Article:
Sleep disturbance in pediatric intracranial hypertension

Alexandra B. Kornbluh, Katherine Thompson, Gada McMahen, David L. Rogers, Catherine O. Jordan, Shawn C. Aylward, Lenora M. Lehwald

Research output: Contribution to journalArticlepeer-review

3 Scopus citations


Study Objectives: There is a well-established association between headache disorders and sleep disturbances in children, but it is unknown whether sleep disturbance plays a role in pediatric intracranial hypertension. The objective of this study was to examine sleep issues related to pediatric intracranial hypertension. Methods: Patients with intracranial hypertension in the Pediatric Intracranial Hypertension Clinic were recruited between July 2017 and September 2018. Demographic data were collected fromthe electronicmedical record in addition to patient and parent completed questionnaires. Information on sleep behaviors was gathered using the Children's Sleep Habits Questionnaire, and control data were obtained from patient siblings. Statistical analyses were performed using paired t tests or two-sample t tests, as appropriate. Results: Sixty-two pairs of patients and matched sibling controls were compared. We found a statistically significant difference in total sleep disturbance score (control mean, 44.3; patientmean, 48.1; n = 33 pairs, t = -2.2, P =.035), as well as subscale scores of sleep onset delay (control mean, 1.4; patient mean, 1.7; n = 52 pairs, t = -2.53, P =.014), parasomnias (control mean, 8.5; patient mean, 9.5; n = 42 pairs, t = -2.59, P =.013), and sleep-disordered breathing (control mean, 3.1; patient mean, 3.4; n = 44 pairs, t = -2.61, P =.013). No difference was found in bedtime resistance, sleep duration, sleep anxiety, night awakenings, and daytime sleepiness subscales. Furthermore, no difference was found in total sleep disturbance score between patient subsets, including primary vs secondary intracranial hypertension, body mass index, pubertal status, presence of headaches, or intracranial hypertension treatment. Conclusions: This observational study suggests that pediatric intracranial hypertension is associated with a modest increase in sleep disturbances.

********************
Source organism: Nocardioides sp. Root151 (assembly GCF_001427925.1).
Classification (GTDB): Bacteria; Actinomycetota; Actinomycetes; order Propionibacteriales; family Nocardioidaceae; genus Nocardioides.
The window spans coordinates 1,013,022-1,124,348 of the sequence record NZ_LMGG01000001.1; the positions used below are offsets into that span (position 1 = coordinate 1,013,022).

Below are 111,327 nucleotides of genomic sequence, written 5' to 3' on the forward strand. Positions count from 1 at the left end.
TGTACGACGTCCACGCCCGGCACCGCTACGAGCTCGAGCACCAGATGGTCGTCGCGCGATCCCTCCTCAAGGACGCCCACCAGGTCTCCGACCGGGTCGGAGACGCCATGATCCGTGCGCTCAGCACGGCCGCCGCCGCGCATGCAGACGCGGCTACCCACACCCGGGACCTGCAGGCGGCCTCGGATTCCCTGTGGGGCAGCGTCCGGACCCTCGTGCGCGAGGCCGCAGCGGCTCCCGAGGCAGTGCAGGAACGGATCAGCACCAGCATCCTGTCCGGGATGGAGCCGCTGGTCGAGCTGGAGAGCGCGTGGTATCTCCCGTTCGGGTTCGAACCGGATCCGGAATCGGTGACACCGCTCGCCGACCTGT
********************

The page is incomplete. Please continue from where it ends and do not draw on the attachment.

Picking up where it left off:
Original languageEnglish
Pages (from-to)1099-1105
Number of pages7
JournalJournal of Clinical Sleep Medicine
Issue number7
StatePublished - Jul 15 2020

Bibliographical note

Publisher Copyright:
© 2020 American Academy of Sleep Medicine. All rights reserved.


  • Intracranial hypertension
  • Pediatric neurology
  • Pseudotumor cerebri
  • Sleep

ASJC Scopus subject areas

  • Pulmonary and Respiratory Medicine
  • Neurology
  • Clinical Neurology


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